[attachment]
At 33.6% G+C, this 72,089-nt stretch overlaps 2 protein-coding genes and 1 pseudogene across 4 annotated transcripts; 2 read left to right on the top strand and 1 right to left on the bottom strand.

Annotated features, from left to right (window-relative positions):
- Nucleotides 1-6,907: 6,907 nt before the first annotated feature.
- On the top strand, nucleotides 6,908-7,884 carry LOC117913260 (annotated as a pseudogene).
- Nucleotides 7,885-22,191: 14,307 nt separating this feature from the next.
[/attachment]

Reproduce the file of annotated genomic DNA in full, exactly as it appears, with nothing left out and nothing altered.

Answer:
At 33.6% G+C, this 72,089-nt stretch overlaps 2 protein-coding genes and 1 pseudogene across 4 annotated transcripts; 2 read left to right on the top strand and 1 right to left on the bottom strand.

Annotated features, from left to right (window-relative positions):
- Nucleotides 1-6,907: 6,907 nt before the first annotated feature.
- On the top strand, nucleotides 6,908-7,884 carry LOC117913260 (annotated as a pseudogene).
- Nucleotides 7,885-22,191: 14,307 nt separating this feature from the next.